Not all fluids are created equal and neither are the pumps that move them.  The construction of a pump determines on what is transported through the piping and at what stage in the company’s process.  Non-clog solids pumps are also known as solid handling pumps.

The name “Non-clog” is a misnomer in the industry because all pumps clog.  It’s inevitable.  Throw a rag in any pump and it is likely to get tangled up in the impeller somehow.  Beach resorts are constantly battling with towels, rags, t-shirts, and more getting stuck in their piping system one way or another.  Their maintenance teams are probably on call to get knee deep in their piping to remove whatever guests decide to throw down the toilet.


Non-clog solids pumps are centrifugal end pump.  They put together a volute type casing and impeller with large clearances on the inside that are designed to pass solids that are normally found in wastewater.  Some designs have open impellers called vortex or screw that handle larger solids.  These special types of Non-Clog Solids pumps sacrifice efficiency to push waste through the system appropriately.

These types of pumps are normally used for wastewater applications, raw-water intake pump stations, flood control, and dewatering.  Anywhere water with sediment is to be moved, a non-clog solids pump can be found.

Some non-clog solids pumps are not submersible sewage pumps.  Though they are very similar, non-clog solids pumps are not meant to be submerged.  They are usually installed in a dry-pit that is next to a wet-pump where the sump is located.  A submersible pump like the EBARA submersible sewage pump found right in the wet-pit.


Water comes from somewhere.  Most of the time it has to get through the elements before it gets to their final destination.  Non-clog solids pumps handle water when they are filled with some sort of sediment.  In a dewatering situation, there are all kinds of things coming off of the construction site that could end up in drinking water.  Non-clog solids pump moves the wastewater from one end to another.  Due to the way the pump is manufactured, the sediments are not likely to clog the pump.  The wastewater is then taken to another part of the piping system where it is strained and the clean water moves through the rest of the system.

A non-clog solids pump system has an open impeller.  Unlike many other kinds of pumps, it allows larger objects to pass through. The 330 Series NCH Horizontal two vanes non-clog pump from American Marsh allows for rock as large as seven inches in diameter. This also means the pump is used in a wide range of applications including drilled muds and other industrial fluids.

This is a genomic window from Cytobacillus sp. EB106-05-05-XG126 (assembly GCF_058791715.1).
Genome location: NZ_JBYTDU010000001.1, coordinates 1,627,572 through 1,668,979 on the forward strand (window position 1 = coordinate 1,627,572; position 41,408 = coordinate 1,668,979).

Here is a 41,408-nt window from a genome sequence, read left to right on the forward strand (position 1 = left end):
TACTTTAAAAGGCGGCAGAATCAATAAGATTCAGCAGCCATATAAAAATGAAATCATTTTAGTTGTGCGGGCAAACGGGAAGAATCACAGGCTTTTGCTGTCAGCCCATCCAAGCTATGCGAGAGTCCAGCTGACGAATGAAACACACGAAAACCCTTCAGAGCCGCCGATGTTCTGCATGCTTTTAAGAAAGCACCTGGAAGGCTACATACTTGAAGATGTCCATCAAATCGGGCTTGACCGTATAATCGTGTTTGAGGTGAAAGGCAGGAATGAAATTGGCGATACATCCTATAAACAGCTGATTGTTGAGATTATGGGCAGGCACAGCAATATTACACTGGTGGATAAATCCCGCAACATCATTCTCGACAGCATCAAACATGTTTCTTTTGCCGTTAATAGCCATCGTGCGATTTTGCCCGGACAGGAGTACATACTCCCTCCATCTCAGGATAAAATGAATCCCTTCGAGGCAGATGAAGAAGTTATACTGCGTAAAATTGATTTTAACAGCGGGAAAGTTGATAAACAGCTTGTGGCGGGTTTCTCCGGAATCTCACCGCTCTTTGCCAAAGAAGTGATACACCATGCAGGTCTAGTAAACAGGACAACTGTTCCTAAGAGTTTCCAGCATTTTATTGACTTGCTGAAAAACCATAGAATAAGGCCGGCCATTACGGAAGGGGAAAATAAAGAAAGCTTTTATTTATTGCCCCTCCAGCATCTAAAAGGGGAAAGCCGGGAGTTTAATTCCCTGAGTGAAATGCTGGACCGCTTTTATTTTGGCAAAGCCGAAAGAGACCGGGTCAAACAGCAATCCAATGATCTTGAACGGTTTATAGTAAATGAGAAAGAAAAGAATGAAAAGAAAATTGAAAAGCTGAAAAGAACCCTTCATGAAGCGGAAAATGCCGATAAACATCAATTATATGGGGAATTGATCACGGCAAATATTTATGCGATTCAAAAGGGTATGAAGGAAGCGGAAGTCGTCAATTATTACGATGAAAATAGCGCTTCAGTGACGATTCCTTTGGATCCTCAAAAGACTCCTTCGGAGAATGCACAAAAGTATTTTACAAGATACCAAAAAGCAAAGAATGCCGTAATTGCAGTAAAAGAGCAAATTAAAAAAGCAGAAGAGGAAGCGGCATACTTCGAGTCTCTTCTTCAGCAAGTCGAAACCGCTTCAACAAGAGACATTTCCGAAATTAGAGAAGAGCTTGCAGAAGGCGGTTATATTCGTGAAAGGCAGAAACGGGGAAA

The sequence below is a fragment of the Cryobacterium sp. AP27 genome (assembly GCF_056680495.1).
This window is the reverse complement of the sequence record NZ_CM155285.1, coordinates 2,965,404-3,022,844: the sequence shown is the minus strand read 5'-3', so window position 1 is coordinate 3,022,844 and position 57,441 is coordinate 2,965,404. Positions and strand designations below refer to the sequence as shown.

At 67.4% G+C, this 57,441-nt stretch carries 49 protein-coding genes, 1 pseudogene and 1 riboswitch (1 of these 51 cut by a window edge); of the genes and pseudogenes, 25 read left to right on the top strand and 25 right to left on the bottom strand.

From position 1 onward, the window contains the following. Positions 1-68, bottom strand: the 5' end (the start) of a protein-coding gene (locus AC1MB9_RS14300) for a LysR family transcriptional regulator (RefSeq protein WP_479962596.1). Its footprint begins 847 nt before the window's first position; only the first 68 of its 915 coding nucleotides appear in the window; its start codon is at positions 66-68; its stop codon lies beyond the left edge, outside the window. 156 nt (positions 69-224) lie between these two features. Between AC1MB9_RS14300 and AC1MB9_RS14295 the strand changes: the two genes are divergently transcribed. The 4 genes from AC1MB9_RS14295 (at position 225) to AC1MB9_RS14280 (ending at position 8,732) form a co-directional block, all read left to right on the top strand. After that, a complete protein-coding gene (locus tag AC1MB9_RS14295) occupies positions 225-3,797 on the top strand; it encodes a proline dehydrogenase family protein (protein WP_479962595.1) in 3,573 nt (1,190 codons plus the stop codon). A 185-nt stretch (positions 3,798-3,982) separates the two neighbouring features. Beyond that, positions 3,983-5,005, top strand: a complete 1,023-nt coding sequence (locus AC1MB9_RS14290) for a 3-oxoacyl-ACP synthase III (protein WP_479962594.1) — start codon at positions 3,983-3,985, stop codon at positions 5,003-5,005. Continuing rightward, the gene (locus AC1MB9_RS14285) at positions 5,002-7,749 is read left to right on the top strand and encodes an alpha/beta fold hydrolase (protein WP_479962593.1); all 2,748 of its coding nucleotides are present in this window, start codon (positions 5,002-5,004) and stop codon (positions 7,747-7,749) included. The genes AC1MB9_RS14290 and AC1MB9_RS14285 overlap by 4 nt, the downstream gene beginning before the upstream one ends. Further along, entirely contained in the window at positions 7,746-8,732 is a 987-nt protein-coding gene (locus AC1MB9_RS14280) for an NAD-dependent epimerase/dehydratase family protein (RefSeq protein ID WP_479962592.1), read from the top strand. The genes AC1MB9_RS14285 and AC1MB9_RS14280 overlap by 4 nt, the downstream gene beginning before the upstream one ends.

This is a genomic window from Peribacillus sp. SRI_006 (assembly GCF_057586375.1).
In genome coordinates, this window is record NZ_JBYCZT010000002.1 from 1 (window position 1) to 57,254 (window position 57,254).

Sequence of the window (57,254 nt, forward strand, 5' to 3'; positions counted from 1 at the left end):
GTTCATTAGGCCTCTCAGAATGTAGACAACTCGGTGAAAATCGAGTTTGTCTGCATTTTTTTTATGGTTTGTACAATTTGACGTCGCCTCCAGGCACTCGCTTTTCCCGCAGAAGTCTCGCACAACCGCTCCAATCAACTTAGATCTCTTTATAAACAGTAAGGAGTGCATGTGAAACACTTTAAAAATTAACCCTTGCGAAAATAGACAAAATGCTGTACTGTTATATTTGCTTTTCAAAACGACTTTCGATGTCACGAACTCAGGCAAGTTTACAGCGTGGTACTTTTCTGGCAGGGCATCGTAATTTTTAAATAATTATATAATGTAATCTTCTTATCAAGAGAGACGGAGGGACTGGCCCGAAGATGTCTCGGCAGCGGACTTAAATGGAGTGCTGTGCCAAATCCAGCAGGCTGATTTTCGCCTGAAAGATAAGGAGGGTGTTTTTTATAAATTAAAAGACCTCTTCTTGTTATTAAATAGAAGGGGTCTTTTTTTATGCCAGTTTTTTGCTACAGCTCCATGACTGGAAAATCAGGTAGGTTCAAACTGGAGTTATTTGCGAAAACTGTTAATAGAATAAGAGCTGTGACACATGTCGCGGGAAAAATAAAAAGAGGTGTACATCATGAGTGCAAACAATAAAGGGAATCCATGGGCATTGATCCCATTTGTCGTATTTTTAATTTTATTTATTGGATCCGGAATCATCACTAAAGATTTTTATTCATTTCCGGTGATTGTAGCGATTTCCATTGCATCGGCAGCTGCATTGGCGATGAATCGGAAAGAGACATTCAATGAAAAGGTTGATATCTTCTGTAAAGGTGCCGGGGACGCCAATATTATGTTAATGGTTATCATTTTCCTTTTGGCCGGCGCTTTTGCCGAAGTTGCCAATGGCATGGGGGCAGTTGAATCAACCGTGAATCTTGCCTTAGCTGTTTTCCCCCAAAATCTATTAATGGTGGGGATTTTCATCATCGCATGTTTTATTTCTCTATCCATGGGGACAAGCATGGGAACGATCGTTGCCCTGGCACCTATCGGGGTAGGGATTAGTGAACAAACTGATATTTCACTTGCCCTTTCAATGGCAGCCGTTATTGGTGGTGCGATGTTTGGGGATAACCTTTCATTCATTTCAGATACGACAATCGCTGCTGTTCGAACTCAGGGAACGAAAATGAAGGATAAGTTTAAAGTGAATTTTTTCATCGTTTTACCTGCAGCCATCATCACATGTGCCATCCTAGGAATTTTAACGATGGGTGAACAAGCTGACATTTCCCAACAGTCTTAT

A two vane impeller creates a cutting style that terminates the eye of the sediment and shreds stringy material that will eliminate clogging.  Sewage tends to contain this type of waste.  It is really unpredictable what people flush down the toilet.  Think about the signs in the bathroom that say to not flush a dirty diaper.  People really do it and those diapers do get stuck.  Think twice before you flush.

The pump is usually built with a wear plate that will get hit with a few big pieces of rock and other sediments over time.  It is meant to be worn a little bit for a replacement.  With all of the elements out there, it will only be time before some part is replaced.

Always review the pump’s specifications before putting it in your piping system.  An impeller with a smaller opening is used for locations with small rocks or sewage.


People really throw all kinds of waste into water, down the toilet, and in our waterways.  Companies sometimes do not compensate for what is really going through their pumps.  Many organizations do not get the right non-clog solids pump for the job.  The real disadvantage is not doing homework before purchasing the pump.  Having the right tools for the job will assist in relieving future headaches.  Because these organizations buy the wrong size non-clog solids pump, their pipes eventually get clogged, causing expensive repairs.

As mentioned before, every pump gets clogged.

Also, pumps that are meant for larger pieces of sediment do perform much slower.  The larger the diameter of the opening means less friction.  The pump needs to work harder to keep everything moving.  The sludge will slow down the rest of the liquid causing less efficiency.  Consider increasing the horsepower to push through the liquid.  This will raise the electricity bill but it will keep the pump moving.


The most common type of non-clog solids pumps is a belt-drive like the one found at Grundfos are quite large and used in a dry put.  They work at very low speeds.  These non-clog solids pumps are great for lift stations, treatment plants and other industrial applications where the size of the sediment could vary depending on their external settings and whatever the company plans to bring into their plant.

A vertical pump is difficult to handle as it makes removal more complicated.  The main benefit is that they do not take up much space.  Because the fluid is going from the top to the bottom, there is less likely to be a clog due to gravity.  If the company does decide to put one of these slim beauties in their operation, they will have to opt for flood insurance because the vertical non-clog solids pump is more likely to flood than the horizontal type.

Non-clog solids pumps are great for companies are moving fluid with all kinds of rocks, sewage, or whatever strange object that seems to end up in the water.  Before moving forward with this kind of pump, always look at the specifications and take into consideration the goal of the organization.  If there is wastewater involved, consider a two vane system that will break up the sediment before going through the rest of your piping.

Contact ESP-Richmond for more information on the best non-clog solids pump for your business.